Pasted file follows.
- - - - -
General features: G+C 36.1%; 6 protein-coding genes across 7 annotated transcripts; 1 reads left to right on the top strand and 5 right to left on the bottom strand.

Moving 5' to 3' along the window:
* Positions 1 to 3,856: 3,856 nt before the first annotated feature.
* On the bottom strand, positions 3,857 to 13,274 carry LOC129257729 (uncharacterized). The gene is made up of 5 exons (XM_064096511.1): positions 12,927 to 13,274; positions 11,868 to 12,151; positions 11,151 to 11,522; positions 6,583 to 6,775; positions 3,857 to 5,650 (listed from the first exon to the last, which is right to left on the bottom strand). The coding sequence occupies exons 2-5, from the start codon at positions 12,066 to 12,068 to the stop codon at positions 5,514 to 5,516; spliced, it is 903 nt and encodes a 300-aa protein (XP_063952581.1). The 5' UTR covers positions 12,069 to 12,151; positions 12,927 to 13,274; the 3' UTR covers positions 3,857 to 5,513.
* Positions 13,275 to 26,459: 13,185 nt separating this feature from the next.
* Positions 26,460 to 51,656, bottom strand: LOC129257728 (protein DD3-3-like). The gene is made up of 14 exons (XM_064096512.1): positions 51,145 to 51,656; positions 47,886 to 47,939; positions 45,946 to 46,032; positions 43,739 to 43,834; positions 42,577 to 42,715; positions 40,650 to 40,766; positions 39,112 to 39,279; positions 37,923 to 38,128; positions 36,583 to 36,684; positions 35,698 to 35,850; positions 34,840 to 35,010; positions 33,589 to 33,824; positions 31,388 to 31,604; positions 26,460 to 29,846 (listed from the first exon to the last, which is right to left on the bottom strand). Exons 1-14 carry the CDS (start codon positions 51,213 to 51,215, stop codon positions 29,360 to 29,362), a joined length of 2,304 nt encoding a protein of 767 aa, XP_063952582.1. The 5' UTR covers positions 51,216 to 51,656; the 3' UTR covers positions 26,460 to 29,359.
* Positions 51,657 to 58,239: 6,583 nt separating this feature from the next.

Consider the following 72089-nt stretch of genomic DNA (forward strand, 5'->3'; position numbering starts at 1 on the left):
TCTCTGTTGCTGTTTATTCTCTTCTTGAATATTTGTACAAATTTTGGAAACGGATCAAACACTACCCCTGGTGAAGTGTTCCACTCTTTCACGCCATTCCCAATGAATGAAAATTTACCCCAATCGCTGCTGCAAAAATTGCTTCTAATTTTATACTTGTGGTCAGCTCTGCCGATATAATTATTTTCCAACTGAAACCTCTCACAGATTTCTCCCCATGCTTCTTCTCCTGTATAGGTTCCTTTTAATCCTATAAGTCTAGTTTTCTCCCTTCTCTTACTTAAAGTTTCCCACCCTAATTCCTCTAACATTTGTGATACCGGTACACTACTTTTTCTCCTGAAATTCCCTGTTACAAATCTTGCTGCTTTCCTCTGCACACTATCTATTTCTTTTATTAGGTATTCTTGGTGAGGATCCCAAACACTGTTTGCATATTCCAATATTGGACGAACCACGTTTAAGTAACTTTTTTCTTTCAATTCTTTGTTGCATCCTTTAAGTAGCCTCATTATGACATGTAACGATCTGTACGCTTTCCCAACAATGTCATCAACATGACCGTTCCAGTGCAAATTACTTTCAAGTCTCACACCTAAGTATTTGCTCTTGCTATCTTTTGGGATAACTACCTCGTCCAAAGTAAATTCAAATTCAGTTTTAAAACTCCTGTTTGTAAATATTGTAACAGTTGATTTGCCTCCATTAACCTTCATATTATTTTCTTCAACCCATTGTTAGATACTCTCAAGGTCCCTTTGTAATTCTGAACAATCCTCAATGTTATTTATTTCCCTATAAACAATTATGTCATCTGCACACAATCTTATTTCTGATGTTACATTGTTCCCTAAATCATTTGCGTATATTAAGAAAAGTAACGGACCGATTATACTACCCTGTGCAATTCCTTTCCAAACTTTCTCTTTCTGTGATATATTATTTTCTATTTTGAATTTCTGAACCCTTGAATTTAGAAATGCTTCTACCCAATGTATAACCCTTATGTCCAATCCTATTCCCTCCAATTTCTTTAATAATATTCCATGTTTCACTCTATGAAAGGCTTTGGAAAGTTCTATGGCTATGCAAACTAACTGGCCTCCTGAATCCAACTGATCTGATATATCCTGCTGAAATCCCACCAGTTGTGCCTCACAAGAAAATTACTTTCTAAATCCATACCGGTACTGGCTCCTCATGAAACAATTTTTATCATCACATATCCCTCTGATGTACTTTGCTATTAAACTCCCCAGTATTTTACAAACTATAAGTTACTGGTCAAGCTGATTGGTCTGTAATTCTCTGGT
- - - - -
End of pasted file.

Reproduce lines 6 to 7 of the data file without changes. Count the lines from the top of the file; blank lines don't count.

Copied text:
* Positions 26,460 to 51,656, bottom strand: LOC129257728 (protein DD3-3-like). The gene is made up of 14 exons (XM_064096512.1): positions 51,145 to 51,656; positions 47,886 to 47,939; positions 45,946 to 46,032; positions 43,739 to 43,834; positions 42,577 to 42,715; positions 40,650 to 40,766; positions 39,112 to 39,279; positions 37,923 to 38,128; positions 36,583 to 36,684; positions 35,698 to 35,850; positions 34,840 to 35,010; positions 33,589 to 33,824; positions 31,388 to 31,604; positions 26,460 to 29,846 (listed from the first exon to the last, which is right to left on the bottom strand). Exons 1-14 carry the CDS (start codon positions 51,213 to 51,215, stop codon positions 29,360 to 29,362), a joined length of 2,304 nt encoding a protein of 767 aa, XP_063952582.1. The 5' UTR covers positions 51,216 to 51,656; the 3' UTR covers positions 26,460 to 29,359.
* Positions 51,657 to 58,239: 6,583 nt separating this feature from the next.